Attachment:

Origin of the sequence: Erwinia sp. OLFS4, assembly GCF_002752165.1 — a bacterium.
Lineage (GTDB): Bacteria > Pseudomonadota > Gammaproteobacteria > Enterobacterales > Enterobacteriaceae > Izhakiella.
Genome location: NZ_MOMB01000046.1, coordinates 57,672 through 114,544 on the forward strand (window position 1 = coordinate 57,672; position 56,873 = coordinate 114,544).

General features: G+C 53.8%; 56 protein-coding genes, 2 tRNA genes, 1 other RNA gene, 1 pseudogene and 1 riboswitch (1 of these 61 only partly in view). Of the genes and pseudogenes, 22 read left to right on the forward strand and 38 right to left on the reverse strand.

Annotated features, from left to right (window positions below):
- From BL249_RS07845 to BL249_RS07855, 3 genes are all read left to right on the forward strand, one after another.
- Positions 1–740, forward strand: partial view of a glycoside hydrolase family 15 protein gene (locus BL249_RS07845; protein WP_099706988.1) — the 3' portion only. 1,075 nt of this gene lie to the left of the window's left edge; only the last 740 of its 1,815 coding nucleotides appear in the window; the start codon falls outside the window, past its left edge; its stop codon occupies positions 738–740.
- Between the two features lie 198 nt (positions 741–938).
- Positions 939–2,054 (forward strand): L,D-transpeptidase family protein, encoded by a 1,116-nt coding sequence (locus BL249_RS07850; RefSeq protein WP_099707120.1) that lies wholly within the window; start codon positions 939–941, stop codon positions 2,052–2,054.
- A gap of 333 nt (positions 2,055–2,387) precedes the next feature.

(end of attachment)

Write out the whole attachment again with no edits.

Origin of the sequence: Erwinia sp. OLFS4, assembly GCF_002752165.1 — a bacterium.
Lineage (GTDB): Bacteria > Pseudomonadota > Gammaproteobacteria > Enterobacterales > Enterobacteriaceae > Izhakiella.
Genome location: NZ_MOMB01000046.1, coordinates 57,672 through 114,544 on the forward strand (window position 1 = coordinate 57,672; position 56,873 = coordinate 114,544).

General features: G+C 53.8%; 56 protein-coding genes, 2 tRNA genes, 1 other RNA gene, 1 pseudogene and 1 riboswitch (1 of these 61 only partly in view). Of the genes and pseudogenes, 22 read left to right on the forward strand and 38 right to left on the reverse strand.

Annotated features, from left to right (window positions below):
- From BL249_RS07845 to BL249_RS07855, 3 genes are all read left to right on the forward strand, one after another.
- Positions 1–740, forward strand: partial view of a glycoside hydrolase family 15 protein gene (locus BL249_RS07845; protein WP_099706988.1) — the 3' portion only. 1,075 nt of this gene lie to the left of the window's left edge; only the last 740 of its 1,815 coding nucleotides appear in the window; the start codon falls outside the window, past its left edge; its stop codon occupies positions 738–740.
- Between the two features lie 198 nt (positions 741–938).
- Positions 939–2,054 (forward strand): L,D-transpeptidase family protein, encoded by a 1,116-nt coding sequence (locus BL249_RS07850; RefSeq protein WP_099707120.1) that lies wholly within the window; start codon positions 939–941, stop codon positions 2,052–2,054.
- A gap of 333 nt (positions 2,055–2,387) precedes the next feature.